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New book by Canton author explores how Amish thriving in modern world

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CANTON — Exploring how the Amish culture has not only survived, but thrived, in a society dominated by cellphones, the Internet and other technology is the focus of a new book co-written by a Canton woman.

Karen M. Johnson-Weiner, an anthropology professor at SUNY Potsdam who resides at 56 Goodrich St., has spent the past three decades studying Amish communities in the north country and other states. She has written two previous books on the Amish and Mennonites.

The new 500-page hardcover book is titled simply “The Amish,” and was written by Ms. Johnson-Weiner and two other professors who are considered Amish experts, Donald B. Kraybill of Elizabethtown (Pa.) College and Steven M. Nolt of Goshen (Ind.) College.

“The other books I wrote were specialized,” Ms. Johnson-Weiner said. “This is really the most comprehensive book about the Amish. This captures the diversity in the Amish world. We know there are 40 different affiliations in the Amish community.”

The book is designed for college classes as well as any reader interested in learning how Amish families continue to practice a 19th-century lifestyle in a hyper-modernized world that’s constantly evolving. It’s divided into 22 chapters and features graphs, statistics and a few black and white photographs.

The authors attempt to demonstrate the wide variations among Amish people, based largely on how conservative or progressive they are in accepting “modernisms” such as cellphones and computers.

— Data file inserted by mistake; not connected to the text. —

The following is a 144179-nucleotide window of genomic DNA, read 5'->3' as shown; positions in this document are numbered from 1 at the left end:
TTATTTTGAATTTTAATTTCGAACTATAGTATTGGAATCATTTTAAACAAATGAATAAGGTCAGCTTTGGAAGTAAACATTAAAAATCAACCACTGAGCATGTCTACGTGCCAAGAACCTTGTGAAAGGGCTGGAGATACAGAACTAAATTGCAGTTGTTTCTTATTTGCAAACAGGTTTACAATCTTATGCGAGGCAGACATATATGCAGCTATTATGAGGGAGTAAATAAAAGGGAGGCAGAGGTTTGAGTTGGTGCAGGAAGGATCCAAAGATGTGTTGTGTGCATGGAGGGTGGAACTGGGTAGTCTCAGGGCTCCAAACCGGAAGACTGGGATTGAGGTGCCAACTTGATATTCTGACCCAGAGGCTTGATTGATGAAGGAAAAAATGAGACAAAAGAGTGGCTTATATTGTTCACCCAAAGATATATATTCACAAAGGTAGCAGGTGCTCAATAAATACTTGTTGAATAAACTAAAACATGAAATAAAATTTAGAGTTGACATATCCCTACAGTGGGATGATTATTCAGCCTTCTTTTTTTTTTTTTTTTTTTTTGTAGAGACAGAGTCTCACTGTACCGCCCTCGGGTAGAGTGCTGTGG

The north country’s Amish settlements are among the most conservative, including the Swartzentrubers in the Heuvelton area and the Norfolk group in the northwestern side of St. Lawrence County.

For instance, very progressive Amish groups in Lancaster County, Pa., allow their members to use smartphones and grow vegetables in hydroponic gardens. Some are allowed to work in restaurants, hotels and other “worldly” employment sites.

“At the other extreme, you have Amish who won’t even talk on a telephone unless it’s an emergency,” Ms. Johnson-Weiner said. “We explore those differences.”

Faced with decisions about technology, Amish church groups are constantly negotiating the boundaries for their individual groups, according to the book.

Placing restrictions on what’s allowed helps the Amish adhere to their tradition of remaining distinct and separate from the dominant modern society.

“Nowhere in the Bible does it say you have to drive a horse and buggy and you can’t have a car, but there’s an appreciation that having a horse and buggy keeps you separate from the world and keeps you focused on the community,” Ms. Johnson-Weiner said. “Living unconnected to the electrical grid also reinforces your community.”

Although they live in the midst of a high-tech society, the Amish population in North America has swelled from roughly 6,000 people in 1900 to nearly 275,000 in 2012, according to the book. With Amish families typically having many children, the population is expected to double every 20 years.

That growth is reflected in the north country, where Amish families from crowded settlements in Pennsylvania, Ohio and other states continue to move in search of inexpensive land and limited interference from government.

Families that move to Northern New York may want to leave communities that have become too progressive elsewhere.

“They see that once modernisms come in, they threaten the church,” Ms. Johnson-Weiner said. “In coming to New York state, the Amish have made a conservative choice to keep the agrarian lifestyle the focus of their community.”

Published by John Hopkins University Press, the book is available at various places including Traditional Arts in Upstate New York and St. Lawrence University’s Brewer Bookstore. It also can be purchased online at Amazon.com.

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